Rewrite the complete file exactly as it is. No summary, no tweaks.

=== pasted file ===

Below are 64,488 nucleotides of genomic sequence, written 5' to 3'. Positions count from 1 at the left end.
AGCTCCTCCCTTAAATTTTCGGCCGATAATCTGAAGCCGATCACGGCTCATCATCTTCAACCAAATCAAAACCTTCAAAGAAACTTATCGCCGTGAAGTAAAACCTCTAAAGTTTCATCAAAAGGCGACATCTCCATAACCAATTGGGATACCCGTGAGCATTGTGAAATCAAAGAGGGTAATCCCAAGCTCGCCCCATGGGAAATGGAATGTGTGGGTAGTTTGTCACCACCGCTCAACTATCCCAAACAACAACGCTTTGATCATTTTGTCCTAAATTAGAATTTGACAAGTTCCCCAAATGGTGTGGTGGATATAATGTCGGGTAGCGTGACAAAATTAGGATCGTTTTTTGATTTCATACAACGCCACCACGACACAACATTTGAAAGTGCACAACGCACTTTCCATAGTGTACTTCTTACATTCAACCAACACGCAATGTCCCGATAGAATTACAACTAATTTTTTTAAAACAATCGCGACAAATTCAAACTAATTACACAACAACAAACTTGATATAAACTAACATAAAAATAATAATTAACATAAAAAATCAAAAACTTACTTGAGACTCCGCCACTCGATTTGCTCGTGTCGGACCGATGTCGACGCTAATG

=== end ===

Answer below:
Below are 64,488 nucleotides of genomic sequence, written 5' to 3'. Positions count from 1 at the left end.
AGCTCCTCCCTTAAATTTTCGGCCGATAATCTGAAGCCGATCACGGCTCATCATCTTCAACCAAATCAAAACCTTCAAAGAAACTTATCGCCGTGAAGTAAAACCTCTAAAGTTTCATCAAAAGGCGACATCTCCATAACCAATTGGGATACCCGTGAGCATTGTGAAATCAAAGAGGGTAATCCCAAGCTCGCCCCATGGGAAATGGAATGTGTGGGTAGTTTGTCACCACCGCTCAACTATCCCAAACAACAACGCTTTGATCATTTTGTCCTAAATTAGAATTTGACAAGTTCCCCAAATGGTGTGGTGGATATAATGTCGGGTAGCGTGACAAAATTAGGATCGTTTTTTGATTTCATACAACGCCACCACGACACAACATTTGAAAGTGCACAACGCACTTTCCATAGTGTACTTCTTACATTCAACCAACACGCAATGTCCCGATAGAATTACAACTAATTTTTTTAAAACAATCGCGACAAATTCAAACTAATTACACAACAACAAACTTGATATAAACTAACATAAAAATAATAATTAACATAAAAAATCAAAAACTTACTTGAGACTCCGCCACTCGATTTGCTCGTGTCGGACCGATGTCGACGCTAATG